Transportation Costs: How Do You Know If Your Lane Rates Are Competitive?

In today's uncertain transportation climate, it's more important than ever to stay knowledgeable about market rates to ensure you're getting the best value for your transportation spend.

This, like many business strategies, can be more effective by leveraging trusted, external partners. As we are all learning, today's businesses are benefiting from integrating into connected communities that share ideas and assets. As business author and entrepreneur Seth Godin says, we are "leaving the industrial economy and entering the connection economy." 

As part of this connected economy, online freight exchange service DAT operates on a consortium of contributors to provide market rate information to carriers, service providers, and shippers. Both a contributor and subscriber, LeanCor Logistics leverages DAT, along with other partners and sources, to monitor market rates and provide competitive carrier pricing to our customers. 

After obtaining rate benchmarks, LeanCor uses them for historical comparison, spot freight distribution on our proprietary load board, and weekly continuous improvement on poor-performing lanes. If a lane is consistently expensive, we take counter-actions such as procuring a new carrier or adjusting the freight's characteristics to make it more attractive to haul.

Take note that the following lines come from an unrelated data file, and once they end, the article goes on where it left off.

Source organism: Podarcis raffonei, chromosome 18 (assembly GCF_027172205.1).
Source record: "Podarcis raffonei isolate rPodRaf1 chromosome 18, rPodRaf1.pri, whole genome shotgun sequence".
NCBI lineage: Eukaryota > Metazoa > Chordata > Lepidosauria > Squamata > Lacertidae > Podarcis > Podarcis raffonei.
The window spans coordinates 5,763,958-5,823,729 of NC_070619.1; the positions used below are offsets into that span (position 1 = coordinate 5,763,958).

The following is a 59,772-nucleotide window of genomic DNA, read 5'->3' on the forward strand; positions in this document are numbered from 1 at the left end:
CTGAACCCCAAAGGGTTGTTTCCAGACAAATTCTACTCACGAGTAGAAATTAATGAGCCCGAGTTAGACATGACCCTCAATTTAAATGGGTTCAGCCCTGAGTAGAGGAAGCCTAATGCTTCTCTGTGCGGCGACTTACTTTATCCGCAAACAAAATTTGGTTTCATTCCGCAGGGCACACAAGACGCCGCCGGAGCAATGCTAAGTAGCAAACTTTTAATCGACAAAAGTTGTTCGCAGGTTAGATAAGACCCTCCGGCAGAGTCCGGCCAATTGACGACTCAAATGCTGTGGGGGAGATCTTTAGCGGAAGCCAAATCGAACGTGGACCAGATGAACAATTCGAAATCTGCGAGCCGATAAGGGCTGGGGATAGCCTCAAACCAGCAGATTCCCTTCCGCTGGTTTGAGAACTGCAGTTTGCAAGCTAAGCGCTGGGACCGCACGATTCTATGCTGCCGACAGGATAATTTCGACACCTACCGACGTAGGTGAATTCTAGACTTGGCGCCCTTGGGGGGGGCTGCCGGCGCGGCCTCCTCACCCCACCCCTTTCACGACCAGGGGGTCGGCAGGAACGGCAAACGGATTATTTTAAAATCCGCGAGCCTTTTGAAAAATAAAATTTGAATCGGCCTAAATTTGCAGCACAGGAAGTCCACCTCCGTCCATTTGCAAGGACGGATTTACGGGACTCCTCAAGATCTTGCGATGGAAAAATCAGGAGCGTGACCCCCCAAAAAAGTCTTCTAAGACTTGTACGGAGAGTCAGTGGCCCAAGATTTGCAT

When it comes to international rate benchmarking, partners like Xeneta provide another intelligent platform for air and ocean rates. LeanCor negotiates contracted ocean rates annually with freight forwarders, using Xeneta to ensure they're in-line with the market. 

The Right Rate Isn't Always the Cheapest: Balancing the Right Mix of Cost, Coverage, and Performance

Shippers should always be able to buy stability at contract market rates - or something close to them. Locking in year-round rates with your asset-based carriers on roughly 70% of shipments will help ensure 100% coverage and help keep seasonal cost spikes to a minimum.

The more freight given to brokers, the more severe coverage and costs will swing when markets change. Although tempting to move away from more expensive asset-based carriers and toward brokers in a soft market, it’s not recommended to move away from the 70/30 rule. When the market turns (and it always does) shippers that do this will pay more to brokers in order to build new relationships with asset-based carriers vs. maintaining their original ones.

On the other hand, an asset-based carrier may offer great service in a soft market, but if they “cut and run” for better-paying produce loads in the spring, it’s pointless to pay them more than a broker the other nine months out of the year.


Posted by LeanCor Logistics

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